NBU Role Of The EU In The World Presentation Help

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Introduction

Legal basis -objectives and instrument

Historical development

State of the art

Challenges to meet ..

Note :

perform individual search on the current developments in the filed of the chosen EU policy using mainly the official website of the European Commission

prepare a 20 min. PPT to be presented in class; the presentation should explore both the theoretical background from the reading document and the individual search results

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https://www.ecfr.eu/publications/summary/why_europ…

Please i want reading Essays separately and i want power point with the listed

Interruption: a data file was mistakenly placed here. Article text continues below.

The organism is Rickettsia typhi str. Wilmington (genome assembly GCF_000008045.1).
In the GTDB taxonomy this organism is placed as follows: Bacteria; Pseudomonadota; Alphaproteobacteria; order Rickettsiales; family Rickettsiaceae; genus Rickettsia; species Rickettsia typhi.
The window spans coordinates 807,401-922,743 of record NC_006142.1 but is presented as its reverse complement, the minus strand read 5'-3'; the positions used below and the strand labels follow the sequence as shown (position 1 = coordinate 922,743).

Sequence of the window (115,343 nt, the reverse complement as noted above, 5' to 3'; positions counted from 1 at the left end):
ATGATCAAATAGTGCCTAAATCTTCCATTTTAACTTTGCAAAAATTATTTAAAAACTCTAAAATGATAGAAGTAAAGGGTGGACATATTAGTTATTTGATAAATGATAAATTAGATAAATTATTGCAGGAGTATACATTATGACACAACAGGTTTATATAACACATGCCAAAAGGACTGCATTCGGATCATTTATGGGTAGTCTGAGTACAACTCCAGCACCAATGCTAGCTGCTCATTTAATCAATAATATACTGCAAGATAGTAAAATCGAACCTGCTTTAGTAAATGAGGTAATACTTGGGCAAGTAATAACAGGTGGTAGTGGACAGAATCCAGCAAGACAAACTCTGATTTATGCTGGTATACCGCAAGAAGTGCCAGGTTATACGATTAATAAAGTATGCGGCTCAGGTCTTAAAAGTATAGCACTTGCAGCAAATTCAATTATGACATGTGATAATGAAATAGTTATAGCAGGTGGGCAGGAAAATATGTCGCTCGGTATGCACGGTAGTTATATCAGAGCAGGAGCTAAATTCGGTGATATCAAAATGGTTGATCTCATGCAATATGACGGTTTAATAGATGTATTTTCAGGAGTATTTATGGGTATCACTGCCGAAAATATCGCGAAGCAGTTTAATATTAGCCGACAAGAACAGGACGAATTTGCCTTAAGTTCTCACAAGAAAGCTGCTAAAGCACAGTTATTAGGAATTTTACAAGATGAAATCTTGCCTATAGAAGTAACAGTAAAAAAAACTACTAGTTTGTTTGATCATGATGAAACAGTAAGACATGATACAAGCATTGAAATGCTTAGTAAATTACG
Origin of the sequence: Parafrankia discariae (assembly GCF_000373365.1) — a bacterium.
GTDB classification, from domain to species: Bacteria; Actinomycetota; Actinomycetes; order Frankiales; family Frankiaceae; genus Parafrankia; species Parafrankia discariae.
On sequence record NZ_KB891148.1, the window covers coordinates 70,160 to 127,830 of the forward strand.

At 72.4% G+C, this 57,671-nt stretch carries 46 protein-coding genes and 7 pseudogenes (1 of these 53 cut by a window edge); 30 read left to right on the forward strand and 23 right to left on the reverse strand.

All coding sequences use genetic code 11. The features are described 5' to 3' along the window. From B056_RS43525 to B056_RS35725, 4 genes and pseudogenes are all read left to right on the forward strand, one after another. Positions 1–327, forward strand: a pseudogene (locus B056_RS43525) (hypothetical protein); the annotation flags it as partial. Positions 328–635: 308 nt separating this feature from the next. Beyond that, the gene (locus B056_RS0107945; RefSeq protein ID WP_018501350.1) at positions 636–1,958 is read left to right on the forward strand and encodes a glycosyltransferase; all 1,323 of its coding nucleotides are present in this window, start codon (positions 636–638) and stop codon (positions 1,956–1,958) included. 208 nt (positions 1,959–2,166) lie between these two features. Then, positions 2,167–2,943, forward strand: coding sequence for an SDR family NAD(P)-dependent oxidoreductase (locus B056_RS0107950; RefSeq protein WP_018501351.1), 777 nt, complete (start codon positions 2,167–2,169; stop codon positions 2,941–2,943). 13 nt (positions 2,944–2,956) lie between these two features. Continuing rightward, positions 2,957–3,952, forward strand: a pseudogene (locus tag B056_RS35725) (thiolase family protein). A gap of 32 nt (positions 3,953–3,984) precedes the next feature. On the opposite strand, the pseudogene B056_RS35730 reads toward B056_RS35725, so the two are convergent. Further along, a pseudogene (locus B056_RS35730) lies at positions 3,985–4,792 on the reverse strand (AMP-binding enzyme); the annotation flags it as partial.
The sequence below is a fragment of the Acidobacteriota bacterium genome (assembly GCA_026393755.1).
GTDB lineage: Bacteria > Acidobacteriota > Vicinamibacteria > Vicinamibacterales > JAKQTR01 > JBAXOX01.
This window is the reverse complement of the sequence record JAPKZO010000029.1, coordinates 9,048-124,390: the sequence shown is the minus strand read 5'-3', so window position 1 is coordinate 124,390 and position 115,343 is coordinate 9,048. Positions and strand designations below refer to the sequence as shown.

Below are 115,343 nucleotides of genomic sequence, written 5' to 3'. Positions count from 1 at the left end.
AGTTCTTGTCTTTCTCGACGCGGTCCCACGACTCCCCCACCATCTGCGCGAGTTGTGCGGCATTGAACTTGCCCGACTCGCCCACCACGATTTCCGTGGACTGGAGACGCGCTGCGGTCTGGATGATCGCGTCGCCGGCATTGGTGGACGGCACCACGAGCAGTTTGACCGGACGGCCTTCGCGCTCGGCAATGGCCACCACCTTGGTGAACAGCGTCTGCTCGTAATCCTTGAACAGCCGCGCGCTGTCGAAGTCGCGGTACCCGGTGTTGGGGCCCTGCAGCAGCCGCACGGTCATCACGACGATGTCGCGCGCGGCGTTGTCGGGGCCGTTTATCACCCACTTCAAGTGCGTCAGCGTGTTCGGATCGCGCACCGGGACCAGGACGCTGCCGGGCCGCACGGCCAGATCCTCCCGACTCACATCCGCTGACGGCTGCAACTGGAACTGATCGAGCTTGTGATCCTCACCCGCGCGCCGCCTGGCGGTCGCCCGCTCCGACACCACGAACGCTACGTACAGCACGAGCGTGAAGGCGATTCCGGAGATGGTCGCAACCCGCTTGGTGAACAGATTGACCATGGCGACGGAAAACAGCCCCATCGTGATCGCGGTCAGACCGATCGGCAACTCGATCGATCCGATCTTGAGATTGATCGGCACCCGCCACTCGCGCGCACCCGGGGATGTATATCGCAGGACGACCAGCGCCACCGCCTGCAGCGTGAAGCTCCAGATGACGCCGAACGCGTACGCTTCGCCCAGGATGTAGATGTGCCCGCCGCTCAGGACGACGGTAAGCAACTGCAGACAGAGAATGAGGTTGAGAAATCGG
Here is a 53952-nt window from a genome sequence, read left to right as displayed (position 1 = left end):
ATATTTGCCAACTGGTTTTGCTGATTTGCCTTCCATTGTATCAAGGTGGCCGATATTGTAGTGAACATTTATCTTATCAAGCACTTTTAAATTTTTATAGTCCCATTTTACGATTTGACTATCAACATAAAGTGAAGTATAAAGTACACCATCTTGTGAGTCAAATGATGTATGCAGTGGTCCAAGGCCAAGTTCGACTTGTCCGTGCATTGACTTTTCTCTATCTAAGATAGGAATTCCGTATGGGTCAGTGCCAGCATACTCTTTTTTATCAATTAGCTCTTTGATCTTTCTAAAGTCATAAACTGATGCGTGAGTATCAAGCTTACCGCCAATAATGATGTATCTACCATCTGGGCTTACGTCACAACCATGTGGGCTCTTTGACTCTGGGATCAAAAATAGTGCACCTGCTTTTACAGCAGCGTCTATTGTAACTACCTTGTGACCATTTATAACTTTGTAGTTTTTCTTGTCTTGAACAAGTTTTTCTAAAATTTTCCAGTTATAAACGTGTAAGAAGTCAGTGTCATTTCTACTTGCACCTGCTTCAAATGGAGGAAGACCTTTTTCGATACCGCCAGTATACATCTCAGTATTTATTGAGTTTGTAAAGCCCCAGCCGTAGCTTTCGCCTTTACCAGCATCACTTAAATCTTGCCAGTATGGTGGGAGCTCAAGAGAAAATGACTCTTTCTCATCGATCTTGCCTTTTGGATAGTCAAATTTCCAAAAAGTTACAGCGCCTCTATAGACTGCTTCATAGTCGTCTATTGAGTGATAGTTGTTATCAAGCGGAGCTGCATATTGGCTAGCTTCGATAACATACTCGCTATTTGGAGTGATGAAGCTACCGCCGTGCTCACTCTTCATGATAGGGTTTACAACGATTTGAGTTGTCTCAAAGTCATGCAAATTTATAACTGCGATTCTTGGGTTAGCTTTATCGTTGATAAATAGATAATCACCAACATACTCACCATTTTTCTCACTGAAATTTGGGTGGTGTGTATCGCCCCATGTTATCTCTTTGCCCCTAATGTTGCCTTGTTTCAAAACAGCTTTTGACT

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European Political Economy Review Vol. 2, No. 1 (Summer 2004), pp. 51-74 ISSN 1742-5697 www.eper.org The frontiers of Europe in the light of the Wider Europe’s strategy Volodymyr Poselsky* Abstract The article analyses the nowadays advancement of the European Union to the East of the continent through the prism of the gradual shift of its geopolitical, geoeconomic and institutional frontiers that includes four fundamental components: basic stabilization and democratization, economic association and, eventually, institutional accession of the former “socialist countries” to the EU. We suggest the Wider Europe’s strategy to be the prolongation of the EU policy of “deliberate uncertainty” carried out regarding the CIS European countries. Keywords: Neighbourhood, Borders, Frontiers, European Union, EU * Volodymyr Poselsky, doctoral student, Institut d’Etudes Politiques (Sciences Po)/CERI, Paris 52 European Political Economy Review “The delimitation of Europe requires studying geography, taking into account history and adopting a political decision” Hubert Védrine, French Foreign Minister1 1. Introduction The consistent geopolitical transformation of the Old continent is not reduced to the EU’s absorbing its closest Eastern and North Eastern periphery. The outsiders of the present enlargement process Bulgaria and Romania are to join the EU in 2007. The rest of the Balkan countries will be granted the possibility to join the European Union within the Stabilization and Association process initiated in 1999. Without taking into consideration the vague future prospects of Turkey, the final EU territorial configuration will depend on the probable membership of seven European CIS states (Moldavia, Ukraine, Belarus, the Russian Federation, Georgia, Armenia and Azerbaijan), which meet the basic geographical criterion. Where is the final point of the European Union’s enlargement to the East? Is it possible to determine this boundary? Showing no desire to find the final answer the European Commission put forward the Wider Europe strategy in March 2003. This policy covers new Eastern neighbour states of the enlarged Union (Belarus, Moldavia and Ukraine), the Russian Federation as well as the South Mediterranean countries. Brussels finds it workable to turn the existing “arc of instability” on the EU Southern and Eastern borders into a “ring of friends” through gradual applying the tools of close association with every neighbour state in accordance with its meeting the determined criteria of rapprochement. Thus, the delimitation between the Wider Union and Wider Europe will coincide with the borderline of the transient Commonwealth of Independent States turning Ukraine, Moldavia and Belarus into common “close neighbourhood” of Russia and the European Union. 1 On the eve of the European Council Meeting in Helsinki, December 1999. Poselsky: The frontiers of Europe 53 The author of this article suggests viewing the nowadays advancement of the European West to the East of the continent through the prism of the gradual shift of its geopolitical, geoeconomic, institutional and political frontiers. We believe that the process of “coming back to Europe” for the former hostages of the “socialist camp” includes four fundamental components: basic stabilization and democratization, economic association and, eventually, institutional accession to the EU. The European Union enlargement itself goes through a number of particular stages conditioned by the procedural rules in force, the degree of readiness of the applicant states along with the requirements for the “deepening” of the integration process and the accommodation of interests of the member states. This paper is structured as follows. The first section analyses the bases and stages of the current unification of the Continent. The second examines a new proximity policy of the EU towards its neighbours (creation of the Wider Europe). 2. Stages and bases of the current unification process on the continent Contemporary move to unite Europe within a single political and economic community is often regarded as the latest geopolitical “expansion of the West” or, vice versa, a civilizational “European homecoming”. We believe that it is worthwhile defining the current advancement of the European Union to the East of the continent as the process of voluntarily assuming all the Western norms and values by the countries of the former Eastern Europe, which facilitates their economic integration as well as further accession to the European Community. Regarding all this approaching the EU contains four interconnected stages: stabilization, democratization, the establishment of association and the acquiring of membership. 2.1 Stabilization Internal territorial integrity and friendly relations with country neighbours form the reliable basis for democratic and market transformations in each post-communist state. However, the stabilization 54 European Political Economy Review is not reduced to eliminating military conflict threat or hedging particular regions (“hard” threats). It presupposes efficient state management which provides for effective combating organized crime and corruption inside the country, reliable border controlling and preventing illegal emigration of its citizens to other countries (“weak” threats). The upsurge of national conflicts in Yugoslavia and the USSR, the considerable number of national minorities in Central European countries, overall threat of “weak” risks assigned the stabilization with the prominent role in Western Europe. In practice, the EU initiated concluding the Stability Pact for Central Eastern (1995) and South Eastern Europe (1999). Nowadays basic stabilization tasks are pressing for solution in the Transcaucasian states (undetermined status for Abkhazia, Nagorny Karabakh and Southern Osetia), in the Russian Federation (the war in Chechnya), in Serbia and Montenegro (the future for Kosovo and Montenegro), in Moldova (the problem of the Transdniestr region), whereas Bosnia and Herzegovina have succeeded in stabilization under the protectorate of the international community. 2.2 Democratization The establishment of the sustainable democracy and the rule of law throughout the former communist regimes can be analysed within three stages: 1) liberalization; 2) transition; 3) democratic consolidation (Kubicek 2003: 21). In other words, democratization is the process of shifting geopolitical boundaries of the European political area2. According to the report “Nations in Transit 2003” produced by American non-governmental organization “Freedom House”, all Central and South East European states (except Bosnia and Herzegovina) have already reached the level of consolidated or partially consolidated democracy, while the CIS European countries remain transitional or autocratic regimes (see Table 1)3. From its own part, 2 3 If proceed from the statement that any geopolitical community is the space for implementing some political project, then geopolitical Europe can be drawn as a space for market economy and law-governed state actual functioning. See Foucher (1993: 15). A Democratisation score (DEM) is an average of an electoral process, development of civil society, independent media and governance ratings. A Poselsky: The frontiers of Europe 55 the EU introduced regional financial aid programmes (PHARE, TACIS, CARDS), which aim at promoting faster stabilization and democratization of post-communist states. Table 1: Steps of democratization Level of democratization Post-communist States DEM ROL Consolidated democracies Poland Slovenia Hungary Slovakia Lithuania Estonia Latvia Czech republic 1,63 1,75 1,81 1,81 1,88 1.94 1,94 2,00 2,00 1,88 2,25 2,63 2,63 2,13 2,88 3,00 Democracies (some consolidation) Bulgaria Romania Croatia Serbia and Montenegro Albania Macedonia 3,13 3,25 3,44 3,50 3,94 3,94 3,88 4,38 4,50 4,63 4,63 5,00 Transitional (hybrid) regimes Bosnia Moldova Ukraine Armenia Georgia Russia 4,31 4,38 4,50 4,69 4,69 4,88 5,00 5,38 5,13 5,38 5,13 5,13 Autocracies Azerbaijan Belarus 5,31 6,63 5,75 6,13 Rule of law score (ROL) bases on average of constitutional, legislative, judicial framework and corruption ratings. “Freedom House” determines the figures for countries at a 7-point scale, where 1 corresponds to “consolidated democracies”, 3 to “democracies with some consolidation”, 4 to “transitional governments or hybrid regimes, 5 to autocracies, 7 to “consolidated autocracies”. The abovementioned rankings reflect the state of democratic development of postcommunist countries for 2002. See www.freedomhouse.org 56 European Political Economy Review 2.3. Association partnership The association status based on article 310 of the Treaty establishing the European Community (TEC) embraces various forms of associated partnership which are carried out through specially established bodies (Councils, committees associations/partnerships) and mainly deal with promoting various forms of economic integration: joining the Single Market, setting up the Customs Union or a free trade zone with the EU (see Table 2). Given all this, Partnership and Cooperation agreements (PCA) with the CIS states should be considered the lowest level of association, which points out only the possibility to set up a free trade zone with the Russian Federation, Moldova and Ukraine in future (depending on the realization of economic reforms in these countries). On the whole the Association agreements concluded by the EU can be fairly related to the shift of its geoeconomic borders. Nowadays, as is the case with geopolitical Europe, the Eastern geoeconomic boundary of the European Community coincides with the Western border of the CIS. Table 2. Steps of economic integration of the European periphery Level of economic integration Stateparticipants (beyond EU25) New member Malta Cyprus states (Since 1.05.2004) Poland Hungary Czech rep. Slovakia Estonia Lithuania Latvia Slovenia Date of signing the association agreement Date of application Characteristic features and commentaries 05.12.1970 19.12.1972 16.07.1990 03.07.1990 16.12.1991 16.12.1991 06.10.1993 06.10.1993 12.06.1995 12.06.1995 12.06.1995 10.06.1996 05.04.1994 31.03.1994 17.01.1996 27.06.1995 24.11.1995 08.12.1995 03.10.1995 10.06.1996 Malta, Cyprus: Concluding Association agreements, which envisage a probable two-stage establishment of the Customs Union (in both cases pending the negotiations on accession, with the Customs Union on manufactured goods being not realized) CCEE: Concluding “European agreements”, which stipulate an asymmetrical transition to free manufactured goods trade zones, partial liberalization of three other freedoms Other spheres: political dialogue, introduction of a visafree regime Poselsky: The frontiers of Europe Level of economic integration Stateparticipants (beyond EU25) European Economic Area Norway 02.05.1992 Iceland Liechtenstein Customs Union Turkey 12.09.1963 Free trade zone Switzerland 22.07.1972 Romania Bulgaria 08.02.1993 01.03.1993 Free trade zone in the making Date of signing the association agreement 57 Date of application Characteristic features and commentaries Access to the EU common market through free movement of manufactured goods, people, services and capitals (without expansion to agriculture and Customs regime of the third world countries). Other spheres: joining the EU foreign policy declarations, Norway and Iceland’s joining the Shengen area 14.04.1987 22.06.1995 14.12.1995 Croatia 29.10.2001 21.02.2003 Macedonia 09.04.2001 Albania Serbianegotiations being Montenegro conducted BosniaHerzegovina Customs Union introduction since 1.01.1996 regarding manufactured goods Other spheres: political dialogue, maintaining the visa regime Switzerland: the 1972 fundamental agreement on free exchange of goods was supplemented by a number of other sector agreements, in particular, by the 1999 agreement on free movement of people Romania, Bulgaria: European associated partnership like for other CCEE, delayed transition to a visa-free regime Progressive conclusion of Stabilization and Association agreements, which stipulate an asymmetrical transition to free trade zones; The EU’s implementation of substantial trade preferences for the countries of the region starting with late 2000 Other spheres: arranging political dialogue, maintaining the visa regime (excluding Croatia) 58 European Political Economy Review 2.4. Institutional accession Given the complexity and significance of the EU accession procedure, it may take from 3-4 years (as did for example Finland and Sweden) up to 10 years and more (for the countries involved in the current enlargement). The EU Council adopts all decisions on enlargement under the unanimity rule, which grants every memberstate the right to veto the candidature of this or that country or, at least, to efficiently block various stages of the accession procedure. In this respect one should be aware of the importance of the EU Council’s acknowledgement of the prospective membership for an applicant country, though it is not institutionally required. As is known, the accession procedure grounds, first of all, on current article 49 of the Treaty on the European Union (former article 237 of the TEC), which stipulates three basic requirements established for applicant-state To be a European state geographically Despite lengthy debates on borders on the European continent, political geography clearly defines the essence of “a European state” with particular reservations as to only two Eurasian states such as Turkey, 3 % of whose territory is in Europe and the rest in Asia, and the Russian Federation, which can arbitrarily be divided into European and Asian parts. The South Mediterranean states are unconditionally referred to as African and Asian countries, while fifteen former republics of the Soviet Union split into new European (Baltic states, Transcaucasian states, Ukraine, Moldova, Belarus) and Asian (Central Asian states) states4. 4 As was impartially stated by Spanish politologist Débora Miralles (2002), the Southern Mediterranean could aspire to join the EU only on condition of removing the requirement of geographical belonging to Europe from Article 49 of the EU Treaty. These fundamental realia of political geography, however, do not prevent some West European politicians from putting the European countries of the CIS in the same line as some countries of Maghreb or the Middle East. For instance, one of the leaders of the German Christian Democrats Michael Gloss claimed in Bundestag that “Turkey’s joining the EU will set a precedent for such states as Morocco and Ukraine”, “Handelsblatt” of December 4, 2002. In his turn, former Minister and Deputy of the European Poselsky: The frontiers of Europe 59 Following the inconsistency with the basic geographic criterion, the EEC Council of Ministers rejected Morocco’s application (1987). In its Communication “Wider Europe – Neighbourhood: A New Framework for Relations with our Eastern and Southern Neighbours” the European Commission confirmed the impossibility of accession to the EU for all its “non-European Mediterranean partners” along with the probable accession prospects for such “European states” on the East of Europe that “have clearly expressed their wish to join the Union”. To strive for the EU membership The obvious character of the statement covers the fundamental principle of voluntary and democratic structure of the European Community, which neither poses any threats to its neighbours nor plots any territorial expansion. The European Union respects the sovereign right of such states as Iceland, Switzerland or Russia to remain aloof from the European integration process. Thus, the EU membership prerequisite is a clearly shaped national strategy of integration to the EU as well as an institutionally required application of a European state. To be a sustainable democracy General Franco’s authoritative regime was the first to make certain that the European Community is not only a project of economic integration but also a union of democratic nations when it applied for association with the EEC in 1962. Lengthy negotiations resulted only in Spain’s signing a trade preferential agreement in 1970. Its further approaching the Community was distinctly conditioned by its transition to democracy. At the same time, the establishment of military dictatorship in Greece in 1967 made the European ComParliament from France Alain Lamassoure (2003: 39) believes that incompliance with the geographical criterion brought about the recognition of the candidature of Turkey and puts the issue of probable EU membership for Ukrainem Moldova, Morocco, Russia and Israel on the agenda. 60 European Political Economy Review mission suspend the Association Agreement with this country. However, democratic reforms in Greece, Portugal and Spain in 1974-1975 assisted their further integration to the EEC. In the context of the EU enlargement of Central and East European states the 1993 Copenhagen Council confirmed the existence of stable democratic institutions as the basic accession criterion. The 1996-1997 Amsterdam Intergovernmental Conference amended article 49 of the Treaty on the EU that now envisages that “any European state, which respects the principles set out in Article 6 (1) (principles of liberty, democracy, respect for human rights and fundamental freedoms, and the rule of law), may apply to become a member of the Union”. Within the frameworks of meeting the political criteria, the EU obliged the applicant states from the East of Europe to guarantee the rights of their national minorities and maintain neighbourly relations in the region. The Copenhagen European Council of June 1993 consolidated two more important accession criteria: efficient market economy ready to compete at the EU domestic market; the ability to acquire the acquis in corpora. To be an efficient market economy Conformity with the basic principles of market economy automatically arose from the necessity of profound convergence of the member states’ economies within the “Common market”. Meanwhile, as was proved by the accession of Greece, Spain and Portugal, given the current enlargement of the EU on Central European countries and preplanned absorbing the Balkan states even considerable recess in social and economic development cannot obstruct the EU membership, it can only postpone it. In other words, the efficiency of national market mechanisms rather than current economic wealth is taken into account while considering the economic state of an applicant-country (a healthy rather than wealthy criteria). The pre-accession level of economic integration to the European Union is not specified either, which, at least theoretically, obviates the necessity to conclude a preliminary Association agreement with the EU for a potential applicant-state. Poselsky: The frontiers of Europe 61 To be concordant with and able to adopt the acquis The Community put forward the requirement of introducing the aggregate acquis into national legislation of an applicant-country during the first enlargement on Great Britain, Ireland and Denmark (1973). It would not be an exaggeration to view the general accession procedure as the process of adopting the acquis by an applicant-state that sets the subject for accession negotiations and that all is fixed in an Accession treaty in detail. The approaching of legislation of post-communist countries to the EU legislation actually started at the stages of stabilization and democratization, continued at the stage of implementing Association agreements and will continue after the official accession date till the ful …